The architecture of Belgrade is a treasure trove of various styles which speak about the city’s rich history, from the Oriental and Western European architecture, to the Socialist Realism of the New Age and the unique brutalist monuments. The oldest structure is the medieval Kalemegdan Fortress.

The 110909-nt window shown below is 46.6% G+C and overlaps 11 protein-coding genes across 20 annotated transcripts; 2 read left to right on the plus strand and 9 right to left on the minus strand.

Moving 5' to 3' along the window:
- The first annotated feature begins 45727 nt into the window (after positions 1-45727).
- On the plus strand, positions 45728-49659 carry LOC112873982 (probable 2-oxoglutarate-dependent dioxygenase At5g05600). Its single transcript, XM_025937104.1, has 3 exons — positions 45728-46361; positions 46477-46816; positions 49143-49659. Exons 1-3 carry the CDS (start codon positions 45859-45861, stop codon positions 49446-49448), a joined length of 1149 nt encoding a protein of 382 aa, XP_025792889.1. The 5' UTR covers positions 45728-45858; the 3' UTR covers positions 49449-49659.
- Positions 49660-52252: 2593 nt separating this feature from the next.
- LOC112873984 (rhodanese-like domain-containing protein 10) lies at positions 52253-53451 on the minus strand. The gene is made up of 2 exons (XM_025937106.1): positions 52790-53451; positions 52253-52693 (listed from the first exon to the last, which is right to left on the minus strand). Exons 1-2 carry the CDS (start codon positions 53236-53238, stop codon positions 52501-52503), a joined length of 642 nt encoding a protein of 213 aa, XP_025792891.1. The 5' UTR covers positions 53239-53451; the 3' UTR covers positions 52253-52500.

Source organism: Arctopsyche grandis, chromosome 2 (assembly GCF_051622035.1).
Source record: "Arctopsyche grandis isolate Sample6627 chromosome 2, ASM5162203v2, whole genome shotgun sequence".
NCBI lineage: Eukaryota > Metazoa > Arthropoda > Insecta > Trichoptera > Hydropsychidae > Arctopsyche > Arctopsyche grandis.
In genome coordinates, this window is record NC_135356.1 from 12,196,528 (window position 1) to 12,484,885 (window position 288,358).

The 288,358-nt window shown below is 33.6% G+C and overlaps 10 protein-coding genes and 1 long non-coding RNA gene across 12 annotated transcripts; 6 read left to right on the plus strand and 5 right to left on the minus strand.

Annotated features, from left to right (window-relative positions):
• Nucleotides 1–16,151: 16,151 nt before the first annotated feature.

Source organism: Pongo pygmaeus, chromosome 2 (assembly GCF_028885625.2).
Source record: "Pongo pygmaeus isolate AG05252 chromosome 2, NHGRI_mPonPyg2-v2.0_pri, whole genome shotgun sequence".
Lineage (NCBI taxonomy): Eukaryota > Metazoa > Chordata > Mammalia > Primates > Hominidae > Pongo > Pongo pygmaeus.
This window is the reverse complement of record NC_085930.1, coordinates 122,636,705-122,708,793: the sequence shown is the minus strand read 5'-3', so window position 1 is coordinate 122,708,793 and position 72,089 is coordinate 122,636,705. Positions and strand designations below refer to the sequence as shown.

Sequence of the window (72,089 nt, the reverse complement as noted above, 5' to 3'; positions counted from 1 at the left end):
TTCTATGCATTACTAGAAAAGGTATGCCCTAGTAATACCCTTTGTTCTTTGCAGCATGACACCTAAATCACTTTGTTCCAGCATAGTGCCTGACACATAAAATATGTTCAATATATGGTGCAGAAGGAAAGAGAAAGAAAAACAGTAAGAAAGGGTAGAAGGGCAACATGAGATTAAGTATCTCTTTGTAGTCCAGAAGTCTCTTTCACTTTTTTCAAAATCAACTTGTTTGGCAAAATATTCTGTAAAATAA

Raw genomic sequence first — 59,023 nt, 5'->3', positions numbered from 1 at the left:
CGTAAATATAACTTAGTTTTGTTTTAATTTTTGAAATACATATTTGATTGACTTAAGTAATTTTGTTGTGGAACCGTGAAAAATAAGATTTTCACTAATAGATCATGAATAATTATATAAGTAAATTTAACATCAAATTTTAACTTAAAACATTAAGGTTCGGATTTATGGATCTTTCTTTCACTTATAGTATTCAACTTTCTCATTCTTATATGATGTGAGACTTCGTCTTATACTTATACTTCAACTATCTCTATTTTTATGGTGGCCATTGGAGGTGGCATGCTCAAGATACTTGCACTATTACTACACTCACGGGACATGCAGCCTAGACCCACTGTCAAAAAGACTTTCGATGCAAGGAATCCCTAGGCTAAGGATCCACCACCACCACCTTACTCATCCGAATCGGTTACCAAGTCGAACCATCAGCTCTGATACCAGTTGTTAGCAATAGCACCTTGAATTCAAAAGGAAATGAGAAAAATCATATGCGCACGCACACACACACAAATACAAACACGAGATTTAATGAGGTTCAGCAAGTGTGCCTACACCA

Each part of the city is marked by a dominant style – in the Old Town, some famous examples of Turkish architecture can be seen alongside the major works of both local and foreign architects of the 19th and early 20th century, created under the influences of Neoclassicism, Romanticism and Secession. A large number of representative buildings have been preserved in the city districts of Vračar and Savski Venac – modern villas dating from the period between the two world wars, when holiday homes were situated in these areas. Of special interest is the architecture created after World War II, dominated by concrete and the Le Corbusier type of functionality, which reflected the new socialist ideology of the former Republic of Yugoslavia, of which Belgrade was the capital. Zemun is a town of its own, marked by Central European architecture. The oldest public building in Belgrade is the mausoleum Damad Ali Pasha’s Turbeh, located in Kalemegdan, while the oldest house, dating from the 18th century, is found in Dorćol.